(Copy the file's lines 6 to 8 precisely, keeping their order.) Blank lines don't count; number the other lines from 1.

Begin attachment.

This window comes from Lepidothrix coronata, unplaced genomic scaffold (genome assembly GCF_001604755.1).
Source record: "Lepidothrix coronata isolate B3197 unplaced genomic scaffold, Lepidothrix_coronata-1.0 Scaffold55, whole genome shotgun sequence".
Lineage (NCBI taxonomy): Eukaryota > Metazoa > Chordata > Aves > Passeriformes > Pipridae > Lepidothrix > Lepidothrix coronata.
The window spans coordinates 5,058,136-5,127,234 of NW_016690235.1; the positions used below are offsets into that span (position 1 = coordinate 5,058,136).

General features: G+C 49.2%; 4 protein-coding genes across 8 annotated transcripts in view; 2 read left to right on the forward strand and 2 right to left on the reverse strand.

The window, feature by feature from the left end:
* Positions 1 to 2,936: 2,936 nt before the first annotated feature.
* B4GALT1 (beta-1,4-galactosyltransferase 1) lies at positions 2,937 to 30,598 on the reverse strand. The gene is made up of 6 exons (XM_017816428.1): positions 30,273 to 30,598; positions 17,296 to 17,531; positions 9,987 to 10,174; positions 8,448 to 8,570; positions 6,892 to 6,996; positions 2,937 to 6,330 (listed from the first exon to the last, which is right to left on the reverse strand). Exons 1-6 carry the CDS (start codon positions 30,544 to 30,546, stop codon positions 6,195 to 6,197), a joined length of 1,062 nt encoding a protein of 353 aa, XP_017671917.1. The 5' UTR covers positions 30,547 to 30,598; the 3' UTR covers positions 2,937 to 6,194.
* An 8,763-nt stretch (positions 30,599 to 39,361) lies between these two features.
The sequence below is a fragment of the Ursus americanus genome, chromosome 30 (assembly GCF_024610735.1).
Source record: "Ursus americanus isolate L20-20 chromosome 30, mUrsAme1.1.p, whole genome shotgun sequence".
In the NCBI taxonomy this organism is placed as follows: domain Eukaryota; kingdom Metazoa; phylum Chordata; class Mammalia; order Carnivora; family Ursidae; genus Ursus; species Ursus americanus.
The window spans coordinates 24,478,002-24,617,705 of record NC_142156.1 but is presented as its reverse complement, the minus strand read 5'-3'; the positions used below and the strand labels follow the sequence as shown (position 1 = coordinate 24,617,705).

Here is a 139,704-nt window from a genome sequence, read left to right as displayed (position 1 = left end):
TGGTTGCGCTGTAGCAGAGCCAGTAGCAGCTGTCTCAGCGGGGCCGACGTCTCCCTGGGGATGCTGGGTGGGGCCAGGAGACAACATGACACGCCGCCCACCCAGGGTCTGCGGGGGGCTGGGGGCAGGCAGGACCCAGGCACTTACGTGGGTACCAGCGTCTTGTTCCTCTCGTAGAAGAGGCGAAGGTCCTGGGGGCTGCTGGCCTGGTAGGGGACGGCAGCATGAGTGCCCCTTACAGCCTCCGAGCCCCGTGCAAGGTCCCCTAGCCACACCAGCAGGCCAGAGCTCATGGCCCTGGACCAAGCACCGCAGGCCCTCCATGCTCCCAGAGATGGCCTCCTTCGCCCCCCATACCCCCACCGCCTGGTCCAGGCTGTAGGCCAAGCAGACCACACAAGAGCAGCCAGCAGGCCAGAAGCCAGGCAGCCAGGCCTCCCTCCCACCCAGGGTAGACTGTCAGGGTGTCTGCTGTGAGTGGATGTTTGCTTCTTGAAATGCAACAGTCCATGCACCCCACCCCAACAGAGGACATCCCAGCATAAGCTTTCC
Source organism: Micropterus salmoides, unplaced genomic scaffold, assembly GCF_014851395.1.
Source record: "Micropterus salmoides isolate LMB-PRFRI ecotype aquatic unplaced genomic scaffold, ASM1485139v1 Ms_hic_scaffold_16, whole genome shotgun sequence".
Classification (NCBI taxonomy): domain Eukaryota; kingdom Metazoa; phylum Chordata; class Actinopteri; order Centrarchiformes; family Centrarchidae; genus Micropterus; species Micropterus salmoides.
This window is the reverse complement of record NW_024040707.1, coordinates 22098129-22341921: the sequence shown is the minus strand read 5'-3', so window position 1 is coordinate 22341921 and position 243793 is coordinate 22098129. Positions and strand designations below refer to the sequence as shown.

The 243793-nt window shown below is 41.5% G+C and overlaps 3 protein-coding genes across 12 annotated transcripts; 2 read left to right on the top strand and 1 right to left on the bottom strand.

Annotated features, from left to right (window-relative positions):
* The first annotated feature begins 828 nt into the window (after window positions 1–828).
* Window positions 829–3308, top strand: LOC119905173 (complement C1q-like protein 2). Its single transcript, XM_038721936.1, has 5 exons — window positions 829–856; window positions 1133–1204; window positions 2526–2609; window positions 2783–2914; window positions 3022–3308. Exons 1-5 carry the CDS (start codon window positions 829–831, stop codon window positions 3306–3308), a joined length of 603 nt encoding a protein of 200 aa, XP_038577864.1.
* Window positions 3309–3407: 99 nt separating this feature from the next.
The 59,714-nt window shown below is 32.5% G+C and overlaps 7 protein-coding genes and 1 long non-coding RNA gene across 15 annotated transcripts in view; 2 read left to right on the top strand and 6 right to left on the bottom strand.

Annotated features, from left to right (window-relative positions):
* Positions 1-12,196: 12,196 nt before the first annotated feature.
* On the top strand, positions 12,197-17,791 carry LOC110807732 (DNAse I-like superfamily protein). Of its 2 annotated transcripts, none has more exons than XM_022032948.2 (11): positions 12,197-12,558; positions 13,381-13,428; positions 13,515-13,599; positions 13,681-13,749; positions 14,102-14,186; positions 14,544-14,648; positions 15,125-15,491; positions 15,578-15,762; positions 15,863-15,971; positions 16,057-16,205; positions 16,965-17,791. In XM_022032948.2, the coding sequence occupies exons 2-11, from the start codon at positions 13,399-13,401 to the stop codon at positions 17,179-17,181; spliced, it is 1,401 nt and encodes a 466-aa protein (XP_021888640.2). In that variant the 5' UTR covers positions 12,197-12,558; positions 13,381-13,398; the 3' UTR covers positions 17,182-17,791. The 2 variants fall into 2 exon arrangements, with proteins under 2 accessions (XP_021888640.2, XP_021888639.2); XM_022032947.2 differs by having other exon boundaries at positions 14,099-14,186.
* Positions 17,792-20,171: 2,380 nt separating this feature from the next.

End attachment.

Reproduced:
The window, feature by feature from the left end:
* Positions 1 to 2,936: 2,936 nt before the first annotated feature.
* B4GALT1 (beta-1,4-galactosyltransferase 1) lies at positions 2,937 to 30,598 on the reverse strand. The gene is made up of 6 exons (XM_017816428.1): positions 30,273 to 30,598; positions 17,296 to 17,531; positions 9,987 to 10,174; positions 8,448 to 8,570; positions 6,892 to 6,996; positions 2,937 to 6,330 (listed from the first exon to the last, which is right to left on the reverse strand). Exons 1-6 carry the CDS (start codon positions 30,544 to 30,546, stop codon positions 6,195 to 6,197), a joined length of 1,062 nt encoding a protein of 353 aa, XP_017671917.1. The 5' UTR covers positions 30,547 to 30,598; the 3' UTR covers positions 2,937 to 6,194.